Most Common FAQ's

What Age Should My Kids Get Inline Skates?

You may be asking yourself, how early is too early to get my child their first pair of inline skates? Because some children develop more quickly than others, that question can vary significantly. However, here are some common questions that parents can ask regarding kids inline skates:

Can a 3-year-old Rollerblade?

Most children don't develop balance and coordination until they are four or five years old. That said, toddlers as young as two or three years old can start to begin their skate journey with careful supervision.

Is Skating Good For a 3-year-old?

Sure! As long as the child is wearing protective gear and is well-supervised, skating offers three-year-olds the same benefits as older children and adults.

Can a 5-year-old Rollerblade?

Yes, with practice, a five-year-old child has enough balance and control to learn how to rollerblade.

Inline Skates for Kids

Gone are the days of kids skates with rugged plastic boots and plastic wheels. Now, they have a much sportier design for improved performance. There are many different options for kids' skates, ranging in age, size, price, and experience level.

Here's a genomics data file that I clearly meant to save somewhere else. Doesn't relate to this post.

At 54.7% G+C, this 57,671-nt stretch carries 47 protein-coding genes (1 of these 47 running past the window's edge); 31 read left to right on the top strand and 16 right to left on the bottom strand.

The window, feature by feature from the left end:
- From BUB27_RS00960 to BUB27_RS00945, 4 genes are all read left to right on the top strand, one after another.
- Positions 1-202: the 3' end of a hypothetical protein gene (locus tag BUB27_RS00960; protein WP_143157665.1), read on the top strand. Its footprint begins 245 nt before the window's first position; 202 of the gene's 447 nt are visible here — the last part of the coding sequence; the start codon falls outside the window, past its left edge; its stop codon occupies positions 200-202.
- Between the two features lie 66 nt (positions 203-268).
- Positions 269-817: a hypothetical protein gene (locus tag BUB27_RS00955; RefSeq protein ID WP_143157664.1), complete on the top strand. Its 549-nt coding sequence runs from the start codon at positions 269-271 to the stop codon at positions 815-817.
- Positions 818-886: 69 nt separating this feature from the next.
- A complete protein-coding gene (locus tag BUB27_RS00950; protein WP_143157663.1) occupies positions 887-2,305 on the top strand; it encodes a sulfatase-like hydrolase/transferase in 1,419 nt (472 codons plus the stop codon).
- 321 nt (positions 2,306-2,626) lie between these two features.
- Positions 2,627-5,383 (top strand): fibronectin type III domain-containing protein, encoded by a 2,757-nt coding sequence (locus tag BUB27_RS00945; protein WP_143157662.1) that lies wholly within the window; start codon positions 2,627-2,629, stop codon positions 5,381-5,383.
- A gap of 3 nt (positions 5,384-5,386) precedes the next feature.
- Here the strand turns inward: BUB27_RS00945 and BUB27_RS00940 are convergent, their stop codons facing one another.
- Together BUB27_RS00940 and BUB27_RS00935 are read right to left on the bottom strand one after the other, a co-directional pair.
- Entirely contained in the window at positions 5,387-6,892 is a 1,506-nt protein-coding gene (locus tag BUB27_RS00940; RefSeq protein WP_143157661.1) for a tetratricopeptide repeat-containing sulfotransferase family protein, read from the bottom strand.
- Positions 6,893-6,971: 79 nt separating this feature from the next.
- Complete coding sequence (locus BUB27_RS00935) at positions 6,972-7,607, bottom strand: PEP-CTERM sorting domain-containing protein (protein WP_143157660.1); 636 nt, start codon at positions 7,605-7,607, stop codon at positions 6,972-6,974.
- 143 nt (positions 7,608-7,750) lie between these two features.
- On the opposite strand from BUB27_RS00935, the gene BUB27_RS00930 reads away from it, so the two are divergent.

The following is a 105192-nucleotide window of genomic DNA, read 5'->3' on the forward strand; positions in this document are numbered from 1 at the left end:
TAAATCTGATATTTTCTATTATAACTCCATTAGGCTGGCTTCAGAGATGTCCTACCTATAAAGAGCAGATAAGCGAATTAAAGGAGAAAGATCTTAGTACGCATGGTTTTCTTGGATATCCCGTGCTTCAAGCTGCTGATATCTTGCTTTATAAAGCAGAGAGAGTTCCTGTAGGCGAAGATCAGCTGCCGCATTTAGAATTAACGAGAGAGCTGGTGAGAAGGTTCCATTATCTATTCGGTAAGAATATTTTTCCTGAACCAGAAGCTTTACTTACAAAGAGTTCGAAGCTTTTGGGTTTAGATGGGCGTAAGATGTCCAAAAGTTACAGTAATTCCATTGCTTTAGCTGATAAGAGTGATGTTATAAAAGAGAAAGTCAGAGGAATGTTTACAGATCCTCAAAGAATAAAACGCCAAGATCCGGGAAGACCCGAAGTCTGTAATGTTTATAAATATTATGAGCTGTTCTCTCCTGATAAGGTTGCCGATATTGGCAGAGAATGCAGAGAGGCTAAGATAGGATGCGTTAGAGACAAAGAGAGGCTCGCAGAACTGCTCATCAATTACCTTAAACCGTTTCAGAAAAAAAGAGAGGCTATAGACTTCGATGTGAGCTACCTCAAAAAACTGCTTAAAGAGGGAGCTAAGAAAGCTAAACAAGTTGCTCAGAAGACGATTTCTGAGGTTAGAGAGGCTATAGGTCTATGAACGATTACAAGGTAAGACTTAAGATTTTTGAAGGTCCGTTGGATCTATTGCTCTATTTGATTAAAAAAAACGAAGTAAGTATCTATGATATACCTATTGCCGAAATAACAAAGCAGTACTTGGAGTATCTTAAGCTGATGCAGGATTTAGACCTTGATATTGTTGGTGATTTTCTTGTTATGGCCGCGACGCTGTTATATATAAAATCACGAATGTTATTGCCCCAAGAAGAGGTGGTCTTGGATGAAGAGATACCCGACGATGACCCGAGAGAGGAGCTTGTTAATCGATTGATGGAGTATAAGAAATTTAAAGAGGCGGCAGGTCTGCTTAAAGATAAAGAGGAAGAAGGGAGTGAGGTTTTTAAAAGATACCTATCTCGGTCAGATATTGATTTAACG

Inline Skates for Girls

Girl's inline skates offer a wide arrange of colors to match your daughter's personality. Inline skates can come in either three or four inline wheels, depending on experience level. Recreational skates are the most common for girls, but as your daughter gains experience and interest in the sport, she may seek out aggressive or roller hockey skates.

Inline Skates for Boys

Compared to girl's inline skates, boy's inline skates offer many similarities, including color options and sporty designs across recreational, aggressive, and hockey skates. Although kid's sizes remain relatively consistent between boys and girls through early development, some boy's inline skates are slightly wider to accommodate their bone structure.

Inline Skates for Toddlers

For children two to three years old, we recommended you purchase toddler skates. Toddler skates come in traditional quad roller skates or 'rollerblade style.' You may also see some toddler skates that feature two larger back wheels at the heel and two smaller inline wheels toward the toe, which helps toddlers balance better while navigating their skates for the first time.

Kids Adjustable Inline Skates

Without a doubt, kids' feet grow fast. So, purchasing skates out of season can be a fool's quest that could result in poorly fitting skates. When you're shopping for skates, it's crucial that skates are comfortable, secure, and support your child's growing feet.

Most kids' skates offer adjustable options to accommodate sizing. Adjustable skates give kids the ability to continue to use their skates as their feet grow. Plus, it helps parents save a few extra bucks so that you don't have to buy them new skates year after year.